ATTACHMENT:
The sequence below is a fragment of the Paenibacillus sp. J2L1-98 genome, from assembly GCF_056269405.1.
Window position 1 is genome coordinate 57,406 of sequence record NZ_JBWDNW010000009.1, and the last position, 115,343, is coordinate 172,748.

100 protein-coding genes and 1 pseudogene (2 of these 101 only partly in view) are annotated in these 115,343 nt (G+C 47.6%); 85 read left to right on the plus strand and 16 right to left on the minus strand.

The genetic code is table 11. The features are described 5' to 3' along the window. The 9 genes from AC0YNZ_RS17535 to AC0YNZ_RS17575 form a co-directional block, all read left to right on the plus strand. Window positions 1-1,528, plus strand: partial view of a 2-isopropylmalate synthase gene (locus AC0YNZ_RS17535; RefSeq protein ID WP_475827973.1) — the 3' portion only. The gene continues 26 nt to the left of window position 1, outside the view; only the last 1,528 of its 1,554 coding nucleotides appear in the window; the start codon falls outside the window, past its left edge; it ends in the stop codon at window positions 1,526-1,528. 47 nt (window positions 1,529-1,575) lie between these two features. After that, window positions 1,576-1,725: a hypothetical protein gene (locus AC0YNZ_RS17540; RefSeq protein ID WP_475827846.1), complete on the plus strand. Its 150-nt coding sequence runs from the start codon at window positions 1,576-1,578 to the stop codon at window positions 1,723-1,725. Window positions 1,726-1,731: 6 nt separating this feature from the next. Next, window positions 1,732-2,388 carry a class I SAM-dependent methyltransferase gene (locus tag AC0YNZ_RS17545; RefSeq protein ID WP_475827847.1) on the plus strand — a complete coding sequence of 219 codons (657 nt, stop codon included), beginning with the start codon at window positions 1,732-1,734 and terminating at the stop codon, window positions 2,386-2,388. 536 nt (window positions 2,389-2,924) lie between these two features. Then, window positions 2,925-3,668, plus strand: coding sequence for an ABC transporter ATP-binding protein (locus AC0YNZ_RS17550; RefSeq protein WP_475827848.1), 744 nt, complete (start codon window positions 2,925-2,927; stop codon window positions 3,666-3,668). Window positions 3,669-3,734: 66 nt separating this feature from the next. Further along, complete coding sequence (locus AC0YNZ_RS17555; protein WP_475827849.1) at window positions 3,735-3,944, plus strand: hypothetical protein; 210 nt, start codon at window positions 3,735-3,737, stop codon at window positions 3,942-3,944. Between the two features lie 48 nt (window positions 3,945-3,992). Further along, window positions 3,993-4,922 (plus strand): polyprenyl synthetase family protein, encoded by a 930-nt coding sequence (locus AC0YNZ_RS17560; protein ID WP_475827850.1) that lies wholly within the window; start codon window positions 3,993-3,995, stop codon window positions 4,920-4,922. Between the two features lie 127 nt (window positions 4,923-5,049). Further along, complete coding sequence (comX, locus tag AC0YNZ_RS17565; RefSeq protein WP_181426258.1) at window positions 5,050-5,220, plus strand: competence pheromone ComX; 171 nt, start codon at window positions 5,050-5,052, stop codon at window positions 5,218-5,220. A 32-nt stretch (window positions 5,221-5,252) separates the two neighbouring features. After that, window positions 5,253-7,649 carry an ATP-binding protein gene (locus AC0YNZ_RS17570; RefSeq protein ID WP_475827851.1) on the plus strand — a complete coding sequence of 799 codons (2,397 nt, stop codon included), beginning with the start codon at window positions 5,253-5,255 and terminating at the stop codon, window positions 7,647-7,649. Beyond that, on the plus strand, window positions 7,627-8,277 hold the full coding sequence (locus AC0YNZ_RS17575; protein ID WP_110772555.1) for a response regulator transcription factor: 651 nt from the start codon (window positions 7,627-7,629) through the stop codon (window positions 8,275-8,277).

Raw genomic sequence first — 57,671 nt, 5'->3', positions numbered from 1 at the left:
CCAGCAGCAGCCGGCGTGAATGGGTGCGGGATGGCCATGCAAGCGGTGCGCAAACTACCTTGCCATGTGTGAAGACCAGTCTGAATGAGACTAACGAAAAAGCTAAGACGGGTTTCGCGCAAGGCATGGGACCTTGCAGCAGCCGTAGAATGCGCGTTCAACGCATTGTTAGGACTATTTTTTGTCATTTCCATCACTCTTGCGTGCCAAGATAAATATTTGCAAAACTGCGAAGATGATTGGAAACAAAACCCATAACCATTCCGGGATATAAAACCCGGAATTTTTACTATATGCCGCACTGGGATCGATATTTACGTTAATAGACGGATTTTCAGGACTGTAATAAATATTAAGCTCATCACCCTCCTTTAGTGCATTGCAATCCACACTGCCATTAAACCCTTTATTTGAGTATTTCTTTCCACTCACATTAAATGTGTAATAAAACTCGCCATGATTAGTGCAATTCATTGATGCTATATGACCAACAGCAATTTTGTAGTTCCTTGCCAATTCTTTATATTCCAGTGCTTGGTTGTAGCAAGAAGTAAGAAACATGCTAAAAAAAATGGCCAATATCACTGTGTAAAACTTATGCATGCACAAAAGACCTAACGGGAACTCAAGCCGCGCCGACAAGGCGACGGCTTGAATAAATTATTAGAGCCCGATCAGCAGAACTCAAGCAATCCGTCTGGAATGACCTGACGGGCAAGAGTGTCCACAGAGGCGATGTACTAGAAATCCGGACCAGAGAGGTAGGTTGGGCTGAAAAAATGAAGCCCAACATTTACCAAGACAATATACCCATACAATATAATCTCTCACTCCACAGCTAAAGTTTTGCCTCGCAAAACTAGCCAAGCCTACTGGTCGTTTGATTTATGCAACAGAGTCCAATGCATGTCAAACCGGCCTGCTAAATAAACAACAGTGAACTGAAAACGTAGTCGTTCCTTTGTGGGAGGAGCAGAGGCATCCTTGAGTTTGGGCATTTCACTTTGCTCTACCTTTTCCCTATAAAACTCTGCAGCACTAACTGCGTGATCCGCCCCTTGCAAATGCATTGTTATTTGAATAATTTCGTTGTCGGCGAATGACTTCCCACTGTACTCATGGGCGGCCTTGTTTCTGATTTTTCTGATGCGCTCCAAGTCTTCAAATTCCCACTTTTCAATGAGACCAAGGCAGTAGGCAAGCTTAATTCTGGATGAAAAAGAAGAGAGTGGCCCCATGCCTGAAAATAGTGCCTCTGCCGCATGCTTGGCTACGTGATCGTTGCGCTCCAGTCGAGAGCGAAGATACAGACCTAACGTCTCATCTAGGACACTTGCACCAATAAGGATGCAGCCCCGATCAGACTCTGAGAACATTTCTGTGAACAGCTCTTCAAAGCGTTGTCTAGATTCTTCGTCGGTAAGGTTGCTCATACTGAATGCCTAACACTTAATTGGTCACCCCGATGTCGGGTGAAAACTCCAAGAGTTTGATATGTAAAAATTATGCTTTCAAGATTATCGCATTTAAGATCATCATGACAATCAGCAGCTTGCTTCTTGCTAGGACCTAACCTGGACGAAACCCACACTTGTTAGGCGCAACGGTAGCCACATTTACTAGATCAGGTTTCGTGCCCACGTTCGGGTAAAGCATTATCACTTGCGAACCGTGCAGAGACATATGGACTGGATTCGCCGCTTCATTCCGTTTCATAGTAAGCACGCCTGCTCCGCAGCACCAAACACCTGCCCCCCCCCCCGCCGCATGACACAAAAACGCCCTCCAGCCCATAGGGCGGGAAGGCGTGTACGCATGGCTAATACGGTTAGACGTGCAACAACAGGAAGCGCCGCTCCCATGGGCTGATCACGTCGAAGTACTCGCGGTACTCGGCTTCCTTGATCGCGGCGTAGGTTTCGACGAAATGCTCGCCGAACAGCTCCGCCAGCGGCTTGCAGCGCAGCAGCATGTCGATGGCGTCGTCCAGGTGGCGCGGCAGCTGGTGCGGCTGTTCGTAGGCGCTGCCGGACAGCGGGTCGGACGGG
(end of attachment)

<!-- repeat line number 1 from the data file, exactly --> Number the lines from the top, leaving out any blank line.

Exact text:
The sequence below is a fragment of the Paenibacillus sp. J2L1-98 genome, from assembly GCF_056269405.1.